tortious liability? help me please

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MagdaR
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#1
Report Thread starter 6 years ago
#1
Hi,

there was a fire in B's house, which broke out as a result of defective coffee machine. Fire operator instructed B to put wet towells until the fire brigade arrives. As a result, B burned her hands even more. The report suggested that fire operator should instruct B to leave the house and wet towells made things even worse, because it burned hands of B.

Would fire operator be liable (i guess that yes)? I have problem with finding case law with this situation, could anyone help me?
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GeneralStudent95
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#2
Report 6 years ago
#2
It is a standard negligence claim where you have to establish:

(1) Duty
(2) Breach
(3) Causation

In relation to duty, I would think it is quite straightforward under Caparo that there is a duty if you can find no analogous situations in the case law. I would take a look at the very recent case of Michael v South Wales Police which considered a scenario relating to a telephone dispatch officer at a police station; it may be useful in guiding you in relation to the policy concerns.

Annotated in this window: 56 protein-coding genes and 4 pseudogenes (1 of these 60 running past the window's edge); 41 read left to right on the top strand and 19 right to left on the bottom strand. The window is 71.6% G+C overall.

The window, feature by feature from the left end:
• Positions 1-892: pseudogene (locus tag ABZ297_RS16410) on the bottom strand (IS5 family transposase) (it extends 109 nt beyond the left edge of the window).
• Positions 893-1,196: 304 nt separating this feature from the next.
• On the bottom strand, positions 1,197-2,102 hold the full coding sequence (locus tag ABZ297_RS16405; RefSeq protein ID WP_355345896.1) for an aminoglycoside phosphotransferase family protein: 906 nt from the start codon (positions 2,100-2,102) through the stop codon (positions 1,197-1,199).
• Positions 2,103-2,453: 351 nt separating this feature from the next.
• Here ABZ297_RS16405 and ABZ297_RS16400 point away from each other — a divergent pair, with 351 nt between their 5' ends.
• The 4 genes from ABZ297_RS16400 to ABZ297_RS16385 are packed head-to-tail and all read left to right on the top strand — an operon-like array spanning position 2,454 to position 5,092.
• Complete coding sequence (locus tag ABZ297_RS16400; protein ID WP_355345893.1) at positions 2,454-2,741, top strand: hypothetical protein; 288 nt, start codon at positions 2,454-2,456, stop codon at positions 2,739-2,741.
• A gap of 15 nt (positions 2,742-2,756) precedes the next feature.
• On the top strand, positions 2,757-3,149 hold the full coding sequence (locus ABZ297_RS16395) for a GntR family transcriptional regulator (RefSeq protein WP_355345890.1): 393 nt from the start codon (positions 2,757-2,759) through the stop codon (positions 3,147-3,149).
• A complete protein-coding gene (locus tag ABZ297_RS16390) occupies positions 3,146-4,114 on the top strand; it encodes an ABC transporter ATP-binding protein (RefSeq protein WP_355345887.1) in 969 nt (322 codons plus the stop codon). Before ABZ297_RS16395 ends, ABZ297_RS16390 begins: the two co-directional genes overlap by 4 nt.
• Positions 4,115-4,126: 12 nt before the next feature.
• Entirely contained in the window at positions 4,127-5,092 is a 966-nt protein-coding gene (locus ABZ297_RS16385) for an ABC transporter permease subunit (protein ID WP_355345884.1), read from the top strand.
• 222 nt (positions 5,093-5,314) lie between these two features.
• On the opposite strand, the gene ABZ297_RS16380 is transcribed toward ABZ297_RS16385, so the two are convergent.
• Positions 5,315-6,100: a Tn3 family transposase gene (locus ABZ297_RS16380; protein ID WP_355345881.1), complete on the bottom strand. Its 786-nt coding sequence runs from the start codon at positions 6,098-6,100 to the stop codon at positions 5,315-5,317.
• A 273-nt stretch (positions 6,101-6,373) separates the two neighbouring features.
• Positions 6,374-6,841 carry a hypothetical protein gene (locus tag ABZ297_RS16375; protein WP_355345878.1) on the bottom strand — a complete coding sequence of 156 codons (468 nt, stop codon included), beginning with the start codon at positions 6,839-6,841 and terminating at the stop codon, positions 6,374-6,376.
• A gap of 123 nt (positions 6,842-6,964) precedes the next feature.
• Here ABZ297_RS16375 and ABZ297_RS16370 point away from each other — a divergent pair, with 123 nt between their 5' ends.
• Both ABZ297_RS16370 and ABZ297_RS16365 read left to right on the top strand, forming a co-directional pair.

In relation to breach, you are applying the Bolam test because the operator is professing to practice a particular skill within their occupation. I think there is clear breach here unless some other operator would have done the same thing; it is of note that the report is not in itself conclusive. If the operator could find other professionals who would have given the same advice as they did then there will be no breach.

In relation to causation, I think it is pretty clear under "but for"

That is a very brief sketch, but you need to go into detail and consider each of these things in light of the relevant case law. You should also consider if there would be any defences available.
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MagdaR
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#3
Report Thread starter 6 years ago
#3
Thank you very much for your help, it really helped me! I have one more question.

A fire did not reach the flat that was under the one that was on fire, but it was damaged by water from the fire hoses. A person who lives in this flat has his laptop and important paperwork destroyed due to the water. The owner of the flat is diagnosed with pyrophobia (acute and irrational fear of fire) and refuses to use his gas cooker, his heating or even drive in his car.